Evolution as an Entrepreneur

  • On an internship in college, I partnered with another student to develop a revolutionary new quality testing device for consumer products. Upon being told our company wished to patent the device, we came to the conclusion that we should try to gain ownership of the device, patent it ourselves, and start an engineering design company. We were not granted that permission, but we decided to proceed and purchased “the big blue book” to learn about starting a new business.
  • After returning to college, we lost a business plan competition to a group that wanted to take Dunkin Donuts franchises to China (no lie, we were shocked…is that even an idea for a business? I mean, DD kind of already exists). My partner graduated a year before me, took a “real” job in Boston, and I was on my own.
  • I came up with the idea for SportsLizard in February 2004. Having taken an Information Systems class the semester before, I decided to try to apply what I learned and was able to teach myself enough PHP/MySQL and learn enough about starting a business to launch in July of 2004. I had a semester left of college, and I figured that if I could grow the site fast enough that I could avoid getting a real job upon graduation.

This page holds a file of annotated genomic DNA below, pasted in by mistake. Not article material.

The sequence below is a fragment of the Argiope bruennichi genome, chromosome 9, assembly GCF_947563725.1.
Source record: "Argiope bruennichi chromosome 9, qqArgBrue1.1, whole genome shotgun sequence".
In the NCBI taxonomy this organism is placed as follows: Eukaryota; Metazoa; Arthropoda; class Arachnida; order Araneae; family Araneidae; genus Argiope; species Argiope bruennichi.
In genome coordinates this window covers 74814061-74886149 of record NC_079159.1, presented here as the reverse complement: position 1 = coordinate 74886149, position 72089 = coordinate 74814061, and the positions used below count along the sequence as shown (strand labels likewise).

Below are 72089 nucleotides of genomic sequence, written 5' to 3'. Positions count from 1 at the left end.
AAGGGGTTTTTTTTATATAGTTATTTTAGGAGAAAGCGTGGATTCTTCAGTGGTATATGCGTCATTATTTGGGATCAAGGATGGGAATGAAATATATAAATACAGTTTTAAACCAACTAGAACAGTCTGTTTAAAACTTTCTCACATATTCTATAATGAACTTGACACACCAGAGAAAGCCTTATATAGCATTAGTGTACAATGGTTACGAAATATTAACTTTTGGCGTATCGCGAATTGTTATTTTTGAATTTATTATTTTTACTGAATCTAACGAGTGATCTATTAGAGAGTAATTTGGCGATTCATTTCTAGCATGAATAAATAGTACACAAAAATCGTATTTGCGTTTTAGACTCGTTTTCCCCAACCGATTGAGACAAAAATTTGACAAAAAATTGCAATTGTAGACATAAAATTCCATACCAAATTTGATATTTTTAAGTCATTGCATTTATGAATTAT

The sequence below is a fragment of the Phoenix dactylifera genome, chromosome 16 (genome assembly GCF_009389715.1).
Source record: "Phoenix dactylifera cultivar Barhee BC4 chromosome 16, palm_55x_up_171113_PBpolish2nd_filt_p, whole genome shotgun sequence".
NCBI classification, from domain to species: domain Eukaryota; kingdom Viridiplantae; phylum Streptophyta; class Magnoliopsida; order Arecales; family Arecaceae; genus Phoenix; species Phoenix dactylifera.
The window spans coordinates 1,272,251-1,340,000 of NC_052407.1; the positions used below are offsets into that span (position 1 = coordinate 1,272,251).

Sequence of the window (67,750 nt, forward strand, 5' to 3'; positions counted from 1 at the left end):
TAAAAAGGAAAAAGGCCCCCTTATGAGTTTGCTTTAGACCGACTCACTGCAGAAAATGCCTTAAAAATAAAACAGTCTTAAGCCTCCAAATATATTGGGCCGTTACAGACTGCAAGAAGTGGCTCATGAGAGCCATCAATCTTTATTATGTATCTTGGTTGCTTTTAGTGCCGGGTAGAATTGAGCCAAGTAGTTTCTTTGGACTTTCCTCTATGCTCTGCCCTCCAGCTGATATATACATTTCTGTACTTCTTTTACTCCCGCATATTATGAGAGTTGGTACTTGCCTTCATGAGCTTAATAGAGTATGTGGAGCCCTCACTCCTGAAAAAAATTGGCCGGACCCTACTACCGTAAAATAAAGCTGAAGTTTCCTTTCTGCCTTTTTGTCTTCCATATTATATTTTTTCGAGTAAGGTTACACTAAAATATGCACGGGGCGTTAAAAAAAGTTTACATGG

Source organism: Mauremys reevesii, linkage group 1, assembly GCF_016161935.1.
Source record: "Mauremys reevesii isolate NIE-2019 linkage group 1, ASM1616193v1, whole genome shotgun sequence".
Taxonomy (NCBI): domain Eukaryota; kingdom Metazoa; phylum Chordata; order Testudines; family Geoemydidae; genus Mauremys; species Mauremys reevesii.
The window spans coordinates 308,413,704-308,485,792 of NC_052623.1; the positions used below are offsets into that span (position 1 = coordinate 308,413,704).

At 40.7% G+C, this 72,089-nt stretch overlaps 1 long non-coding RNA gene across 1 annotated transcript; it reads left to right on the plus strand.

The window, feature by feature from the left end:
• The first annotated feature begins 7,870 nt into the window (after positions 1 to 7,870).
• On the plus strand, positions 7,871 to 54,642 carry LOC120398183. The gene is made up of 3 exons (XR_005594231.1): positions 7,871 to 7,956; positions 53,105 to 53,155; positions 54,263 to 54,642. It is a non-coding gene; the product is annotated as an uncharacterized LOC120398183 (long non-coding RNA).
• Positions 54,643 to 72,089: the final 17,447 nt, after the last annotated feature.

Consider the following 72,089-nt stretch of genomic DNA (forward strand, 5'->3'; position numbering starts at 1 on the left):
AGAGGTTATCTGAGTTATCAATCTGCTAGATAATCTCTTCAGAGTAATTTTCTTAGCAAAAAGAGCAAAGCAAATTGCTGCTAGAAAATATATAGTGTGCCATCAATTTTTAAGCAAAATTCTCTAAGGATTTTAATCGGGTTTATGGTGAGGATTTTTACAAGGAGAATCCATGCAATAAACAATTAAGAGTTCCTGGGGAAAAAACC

• SportsLizard had some decent success and made some money right away (in hindsight, I’m actually more impressed than I was at the time…when I was expecting hundreds of thousands of dollars right away and “just” hundreds of dollars didn’t impress me). I figured I was in good shape…until I got a call from a recruiter offering me a great job, a lot of $, a signing bonus, and paid relocation to New Haven, CT to work as an engineer.
  • I took the job and figured I could run the site on my “free” time at work. That didn’t work out so well. In November 2005 I started this blog. In January 2006 I quit my job on the heels of SportsLizard winning Honorable Mention in the Microsoft Start Something Amazing Awards. I figured it would be easy to ride that success to enough revenue to support me, and that I’d never, ever want to become more than a sole proprietorship.